• Janaushadhi Kendras have grown from mere 99 stores in 2014-15 to around 6600 stores in 2019-20.
  • The Bureau of Pharma PSUs of India(BPPI) was appraised for ensuring the supply of medicines and other pharma products like masks to people at affordable rates during Covid-19.
  • BPPI is the implementing agency of the PMBJP. It was established in December 2008 under the Department of Pharmaceuticals and has been registered as an independent society under the Societies Registration Act, 1860.


  • BPPI should take measures to reduce out of pocket expenditure of citizens on medicines, especially of marginalised sections of the society by strengthening supply chains and adopting innovative measures.
  • There is a need to work on increasing awareness of people regarding efficacy and quality of Janaushadhi medicines, increasing coverage with a focus on remote and rural areas, and for making sure availability of medicines at each Janaushadhi shop.

About PMBJP:

  • It is a campaign launched by the Department of Pharmaceuticals of the Ministry of Chemicals and Fertilizers. It seeks to provide quality medicines at affordable prices to the masses through special kendra’s known as Pradhan Mantri Bhartiya Jan Aushadhi Kendra.
  • Initially launched in 2008, the scheme was rechristened in 2015.


  • Bureau of Pharma PSUs of India (BPPI)is the implementing agency of PMBJP. BPPI (Bureau of Pharma Public Sector Undertakings of India) has been established under the Department of Pharmaceuticals, Govt. of India, with the support of all the CPSUs.


3. Pardoning Powers of Governor


News: The Supreme Court has recently said that the investigation into the conspiracy behind Ex-PMs assassination in 1991 need not deter the Governor from deciding the plea for pardon of convicts.

What did the court say exactly?

  • The court made it clear that it was reluctant to exercise its jurisdiction when the Governor was already seized of convict’s plea for a pardon under Article 161 of the Constitution.

Pardoning Powers of Governor

  • Article 161 deals with the Pardoning Power of the Governor. The Governor can grant pardons, reprieves, respites and remissions of punishments or suspend, remit and commute the sentence of any person convicted of any offence against any law relating to a matter to which the executive power of the state extends.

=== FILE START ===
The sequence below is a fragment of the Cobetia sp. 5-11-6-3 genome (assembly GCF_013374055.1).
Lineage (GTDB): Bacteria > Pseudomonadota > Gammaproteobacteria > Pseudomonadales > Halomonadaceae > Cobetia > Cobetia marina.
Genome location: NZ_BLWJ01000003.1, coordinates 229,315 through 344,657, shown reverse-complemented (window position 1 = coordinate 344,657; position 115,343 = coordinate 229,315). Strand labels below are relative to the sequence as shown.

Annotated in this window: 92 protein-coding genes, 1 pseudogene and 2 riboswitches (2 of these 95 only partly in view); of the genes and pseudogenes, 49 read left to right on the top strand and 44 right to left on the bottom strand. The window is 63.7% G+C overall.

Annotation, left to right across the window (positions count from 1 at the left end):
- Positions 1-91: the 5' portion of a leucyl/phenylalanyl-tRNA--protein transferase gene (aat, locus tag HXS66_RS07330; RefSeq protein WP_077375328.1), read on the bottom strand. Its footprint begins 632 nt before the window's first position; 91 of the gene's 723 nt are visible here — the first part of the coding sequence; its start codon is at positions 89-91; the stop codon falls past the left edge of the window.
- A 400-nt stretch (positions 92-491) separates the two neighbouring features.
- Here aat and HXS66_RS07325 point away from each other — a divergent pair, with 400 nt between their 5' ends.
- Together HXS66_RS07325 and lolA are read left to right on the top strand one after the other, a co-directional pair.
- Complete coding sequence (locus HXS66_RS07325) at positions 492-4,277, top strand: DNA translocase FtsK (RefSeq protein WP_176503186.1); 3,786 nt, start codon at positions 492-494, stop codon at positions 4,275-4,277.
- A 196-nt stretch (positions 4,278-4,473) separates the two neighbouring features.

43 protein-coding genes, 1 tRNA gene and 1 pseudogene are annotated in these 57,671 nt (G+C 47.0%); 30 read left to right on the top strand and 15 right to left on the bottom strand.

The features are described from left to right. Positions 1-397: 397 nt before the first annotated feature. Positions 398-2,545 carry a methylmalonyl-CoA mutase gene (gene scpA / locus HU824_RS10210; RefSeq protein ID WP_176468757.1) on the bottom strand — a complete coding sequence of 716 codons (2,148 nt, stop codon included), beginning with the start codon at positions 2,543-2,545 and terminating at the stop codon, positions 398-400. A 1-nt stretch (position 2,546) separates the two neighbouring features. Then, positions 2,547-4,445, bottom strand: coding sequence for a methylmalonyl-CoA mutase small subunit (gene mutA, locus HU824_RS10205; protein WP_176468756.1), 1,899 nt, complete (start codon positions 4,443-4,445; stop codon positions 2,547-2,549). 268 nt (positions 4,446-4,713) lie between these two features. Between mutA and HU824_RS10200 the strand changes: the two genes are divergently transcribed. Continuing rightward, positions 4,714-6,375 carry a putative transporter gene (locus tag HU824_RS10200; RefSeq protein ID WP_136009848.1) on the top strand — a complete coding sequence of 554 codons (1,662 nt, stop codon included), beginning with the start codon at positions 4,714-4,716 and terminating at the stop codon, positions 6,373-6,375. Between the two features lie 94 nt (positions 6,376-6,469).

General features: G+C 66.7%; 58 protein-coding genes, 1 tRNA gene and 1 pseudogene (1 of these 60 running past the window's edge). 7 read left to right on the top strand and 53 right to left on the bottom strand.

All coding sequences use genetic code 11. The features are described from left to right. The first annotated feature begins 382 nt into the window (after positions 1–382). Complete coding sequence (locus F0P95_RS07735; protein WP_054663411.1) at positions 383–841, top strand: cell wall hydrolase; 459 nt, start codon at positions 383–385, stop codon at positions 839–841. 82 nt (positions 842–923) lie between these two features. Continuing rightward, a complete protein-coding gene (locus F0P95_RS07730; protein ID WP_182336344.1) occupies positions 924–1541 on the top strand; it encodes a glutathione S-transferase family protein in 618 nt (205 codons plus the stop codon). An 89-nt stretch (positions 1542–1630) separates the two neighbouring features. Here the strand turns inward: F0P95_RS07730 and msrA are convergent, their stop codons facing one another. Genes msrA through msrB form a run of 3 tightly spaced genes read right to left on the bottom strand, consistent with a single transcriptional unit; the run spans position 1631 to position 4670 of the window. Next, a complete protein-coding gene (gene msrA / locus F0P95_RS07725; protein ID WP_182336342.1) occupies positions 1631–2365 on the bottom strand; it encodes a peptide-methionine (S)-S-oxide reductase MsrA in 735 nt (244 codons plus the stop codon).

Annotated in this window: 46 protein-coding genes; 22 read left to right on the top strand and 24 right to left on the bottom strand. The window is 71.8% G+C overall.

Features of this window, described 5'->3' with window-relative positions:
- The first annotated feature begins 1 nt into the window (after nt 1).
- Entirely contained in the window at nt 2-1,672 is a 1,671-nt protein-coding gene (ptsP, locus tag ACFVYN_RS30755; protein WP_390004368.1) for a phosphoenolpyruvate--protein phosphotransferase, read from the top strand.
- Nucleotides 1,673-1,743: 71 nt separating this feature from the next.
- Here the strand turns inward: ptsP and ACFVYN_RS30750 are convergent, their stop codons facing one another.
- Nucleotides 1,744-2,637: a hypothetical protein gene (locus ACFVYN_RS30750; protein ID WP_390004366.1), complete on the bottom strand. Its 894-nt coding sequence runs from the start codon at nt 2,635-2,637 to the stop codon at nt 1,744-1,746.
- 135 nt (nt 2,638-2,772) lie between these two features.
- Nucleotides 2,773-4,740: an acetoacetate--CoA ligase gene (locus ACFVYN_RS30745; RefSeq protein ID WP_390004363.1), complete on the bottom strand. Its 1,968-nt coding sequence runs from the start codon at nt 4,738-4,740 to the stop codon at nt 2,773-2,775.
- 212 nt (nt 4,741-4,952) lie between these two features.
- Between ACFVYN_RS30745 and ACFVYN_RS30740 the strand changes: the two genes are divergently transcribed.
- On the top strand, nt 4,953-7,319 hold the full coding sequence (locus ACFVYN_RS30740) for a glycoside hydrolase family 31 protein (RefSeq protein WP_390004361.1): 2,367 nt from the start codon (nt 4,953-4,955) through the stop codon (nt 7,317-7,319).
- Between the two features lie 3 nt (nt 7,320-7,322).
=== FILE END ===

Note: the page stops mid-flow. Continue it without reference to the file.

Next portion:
• The Governor can not Pardon a Death Sentence. (The President has the power of Pardon a death Sentence).
  • The Governor can not grant pardon, reprieve, respite, suspension, remission or commutation in respect to punishment or sentence by a court-martial. However, the President can do so.

Key Concepts:

  • Pardon: means completely absolving the person of the crime and letting him go free. The pardoned criminal will be like a normal citizen.
  • Commutation: means changing the type of punishment given to the guilty into a less harsh one, for example, a death penalty commuted to a life sentence.
  • Reprieve: means a delay allowed in the execution of a sentence, usually a death sentence, for a guilty person to allow him some time to apply for Presidential Pardon or some other legal remedy to prove his innocence or successful rehabilitation.
  • Respite: means reducing the quantum or degree of the punishment to a criminal in view of some special circumstances, like pregnancy, mental condition etc.
  • Remission: means changing the quantum of the punishment without changing its nature, for example reducing twenty-year rigorous imprisonment to ten years.


4. La Niña


News: The La Niña weather phenomenon is back in the central and eastern equatorial Pacific Ocean after nearly a decade’s absence, the World Meteorological Organization (WMO) said in its latest Global Seasonal update released October 29, 2020.

What is La Niña?

  • It means the large-scale cooling of ocean surface temperatures in the central and eastern equatorial Pacific Ocean, together with changes in the tropical atmospheric circulation, namely winds, pressure and rainfall.
  • It has the opposite impacts on weather and climate as El Niño, which is the warm phase of the El Niño Southern Oscillation (ENSO).


  • La Niña will result in sea surface temperatures between two and three degrees Celsius cooler than average.
  • La Niña could last into 2021, affecting temperatures, precipitation and storm patterns in many parts of the world.

Weather changes because of La Nina:

  • The Horn of Africa and central Asia will see below average rainfall due to La Niña. East Africa is forecast to see drier-than-usual conditions, which together with the existing impacts of the desert locust invasion, may add to regional food insecurity. It could also lead to increased rainfall in southern Africa.
  • It could also affect the South West Indian Ocean Tropical Cyclone season, reducing the intensity.
  • Southeast Asia, some Pacific Islands and the northern region of South America are expected to receive above-average rainfall.
  • In India, La Niña means the country will receive more rainfall than normal, leading to floods.